The $30 Disposable Video Camera: A Useful Campaign Tool?

You ever shocked to learn about something that you realize maybe you should have known about before? (“What’s up with this Nirvana band — are they new?”) At NOI last week, I had one of those moments when Carly Dobbins-Bucklad, Pittsburg organizer and web guru for the League of Young Voters turned me on to the fact that CVS and Rite Aid both sell disposable video cameras and have for two years.

They retail for around $30 and take 20-30 minutes of video (saving each press of the Record button as a separate clip), and you can preview and delete clips all day long. The only catch is that you have to bring the camera back to the store to have the video pulled off the device and provided to you on a DVD (the retailer of course refurbishes the camera and sells it to another customer), bringing the total cost per use to around $45.

Carly’s used these neat little critters for advocacy purposes already (nice shaky camera work there —an homage to the French New Wave?), and I can see plenty of applications. Since they’re disposable and cheap, you could buy a dozen of them and spread them throughout the crowd at an event — similar to the way people leave still cameras on tables at wedding receptions — to get footage from within the fray.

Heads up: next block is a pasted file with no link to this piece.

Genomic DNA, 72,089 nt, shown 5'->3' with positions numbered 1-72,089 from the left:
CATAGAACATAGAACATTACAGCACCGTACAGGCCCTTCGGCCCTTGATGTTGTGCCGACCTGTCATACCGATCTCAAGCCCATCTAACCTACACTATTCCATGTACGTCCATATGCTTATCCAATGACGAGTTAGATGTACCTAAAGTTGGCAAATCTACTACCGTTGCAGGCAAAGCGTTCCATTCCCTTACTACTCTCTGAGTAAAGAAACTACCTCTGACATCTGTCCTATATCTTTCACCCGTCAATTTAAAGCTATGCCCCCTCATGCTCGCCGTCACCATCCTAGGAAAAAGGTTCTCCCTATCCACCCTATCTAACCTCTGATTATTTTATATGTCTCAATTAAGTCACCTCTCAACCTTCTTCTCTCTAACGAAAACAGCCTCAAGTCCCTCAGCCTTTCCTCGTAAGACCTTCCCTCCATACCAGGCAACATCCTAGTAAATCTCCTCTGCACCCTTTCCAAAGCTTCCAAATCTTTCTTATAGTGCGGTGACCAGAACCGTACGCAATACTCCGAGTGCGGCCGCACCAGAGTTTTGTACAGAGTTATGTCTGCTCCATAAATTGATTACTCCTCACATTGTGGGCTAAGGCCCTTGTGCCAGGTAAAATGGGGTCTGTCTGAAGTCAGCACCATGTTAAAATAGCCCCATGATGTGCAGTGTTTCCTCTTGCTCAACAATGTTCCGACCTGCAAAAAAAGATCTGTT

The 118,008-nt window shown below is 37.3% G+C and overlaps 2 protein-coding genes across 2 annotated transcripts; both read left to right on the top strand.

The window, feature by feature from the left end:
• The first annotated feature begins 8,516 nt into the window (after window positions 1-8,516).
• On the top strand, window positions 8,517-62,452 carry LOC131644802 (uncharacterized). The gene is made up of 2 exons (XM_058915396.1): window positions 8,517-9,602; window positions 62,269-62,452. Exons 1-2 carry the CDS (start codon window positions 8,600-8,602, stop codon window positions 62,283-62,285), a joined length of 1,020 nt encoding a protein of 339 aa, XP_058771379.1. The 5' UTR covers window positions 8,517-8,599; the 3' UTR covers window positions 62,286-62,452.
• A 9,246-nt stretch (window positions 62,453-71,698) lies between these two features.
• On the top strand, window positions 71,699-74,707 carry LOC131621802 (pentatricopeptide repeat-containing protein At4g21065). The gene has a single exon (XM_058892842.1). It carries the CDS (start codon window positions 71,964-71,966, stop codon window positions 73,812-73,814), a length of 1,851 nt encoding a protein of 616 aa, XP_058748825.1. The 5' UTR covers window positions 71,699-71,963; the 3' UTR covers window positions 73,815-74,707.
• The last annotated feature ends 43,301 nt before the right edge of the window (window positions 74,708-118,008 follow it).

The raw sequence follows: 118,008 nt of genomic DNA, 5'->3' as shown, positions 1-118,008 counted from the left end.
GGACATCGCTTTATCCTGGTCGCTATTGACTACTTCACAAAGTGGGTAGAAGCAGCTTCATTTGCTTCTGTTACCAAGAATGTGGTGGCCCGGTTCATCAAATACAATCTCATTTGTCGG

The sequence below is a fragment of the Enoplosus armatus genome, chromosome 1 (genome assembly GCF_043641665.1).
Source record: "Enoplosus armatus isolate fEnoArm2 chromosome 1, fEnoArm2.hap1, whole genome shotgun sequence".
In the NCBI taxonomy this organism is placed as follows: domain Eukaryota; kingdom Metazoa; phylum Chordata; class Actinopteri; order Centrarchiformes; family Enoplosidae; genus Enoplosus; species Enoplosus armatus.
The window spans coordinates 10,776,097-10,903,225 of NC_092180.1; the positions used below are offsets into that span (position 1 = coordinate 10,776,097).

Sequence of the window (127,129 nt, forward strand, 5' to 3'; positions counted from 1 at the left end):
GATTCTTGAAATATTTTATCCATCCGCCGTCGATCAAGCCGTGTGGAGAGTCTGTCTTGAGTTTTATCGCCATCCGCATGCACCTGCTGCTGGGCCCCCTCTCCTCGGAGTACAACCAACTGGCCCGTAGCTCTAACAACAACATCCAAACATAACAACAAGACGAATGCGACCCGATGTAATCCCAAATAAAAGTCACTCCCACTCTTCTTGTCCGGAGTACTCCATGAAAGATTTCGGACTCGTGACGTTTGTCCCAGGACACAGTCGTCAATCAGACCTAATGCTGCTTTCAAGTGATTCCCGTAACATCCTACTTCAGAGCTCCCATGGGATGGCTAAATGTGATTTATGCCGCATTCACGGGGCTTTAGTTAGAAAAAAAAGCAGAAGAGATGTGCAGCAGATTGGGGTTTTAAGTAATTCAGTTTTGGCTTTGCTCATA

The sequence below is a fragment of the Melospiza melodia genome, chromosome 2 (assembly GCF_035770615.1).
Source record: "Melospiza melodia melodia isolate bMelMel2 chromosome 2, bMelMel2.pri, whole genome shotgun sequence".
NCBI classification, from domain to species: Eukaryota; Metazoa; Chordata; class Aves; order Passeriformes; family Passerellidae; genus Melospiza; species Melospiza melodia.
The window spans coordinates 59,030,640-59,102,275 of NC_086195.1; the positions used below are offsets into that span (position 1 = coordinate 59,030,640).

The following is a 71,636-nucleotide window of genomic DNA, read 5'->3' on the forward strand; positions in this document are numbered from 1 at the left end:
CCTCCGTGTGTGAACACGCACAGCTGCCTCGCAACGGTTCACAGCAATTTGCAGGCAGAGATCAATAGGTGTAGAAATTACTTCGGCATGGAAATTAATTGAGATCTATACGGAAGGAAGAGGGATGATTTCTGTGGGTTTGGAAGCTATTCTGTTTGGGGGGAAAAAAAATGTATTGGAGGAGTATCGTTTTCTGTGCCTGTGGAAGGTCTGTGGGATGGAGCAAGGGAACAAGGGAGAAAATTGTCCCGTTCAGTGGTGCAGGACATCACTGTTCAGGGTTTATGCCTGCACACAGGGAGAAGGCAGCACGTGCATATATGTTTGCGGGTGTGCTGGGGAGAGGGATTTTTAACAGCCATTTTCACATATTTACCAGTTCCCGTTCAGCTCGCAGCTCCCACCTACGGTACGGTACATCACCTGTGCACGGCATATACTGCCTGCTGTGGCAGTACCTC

Or, you could arm your volunteers or staff with cameras and have them collect footage for you (“In one minute or less, what would YOU tell Barak Obama if he were standing here). To get really fancy, you’d combine the disposa-cameras with still photos and video clips from people’s own cell phones or personal video cameras, uploaded to Flickr/YouTube and properly tagged with your event’s or your organization’s identifier.

I can think of plenty of other situations in which a mailed or packed disposable camera might be better than a full-fledged one — you could send them to activists in the middle of nowhere in the Third World, for instance, without worrying if your $500 camera is going to get trashed on the way. Think also of the applications in war zones or disaster relief — you’ll just need a way to get the device home to so you can get it back to Rite Aid. Tired of that limitation? People have of course figured out how to hack the little bastards and make them behave more like standard cameras.

These are cool little machines, but I suspect that they didn’t take off for mass consumer use because regular video cameras have become so cheap and because video capability is built into so many cell phones and digital still cameras. They’re good tools for us, though — check ’em out and see what you think. But maybe buy a tripod first, unless you’re dying to recreate the feel of À bout de souffle.


Written by
Colin Delany
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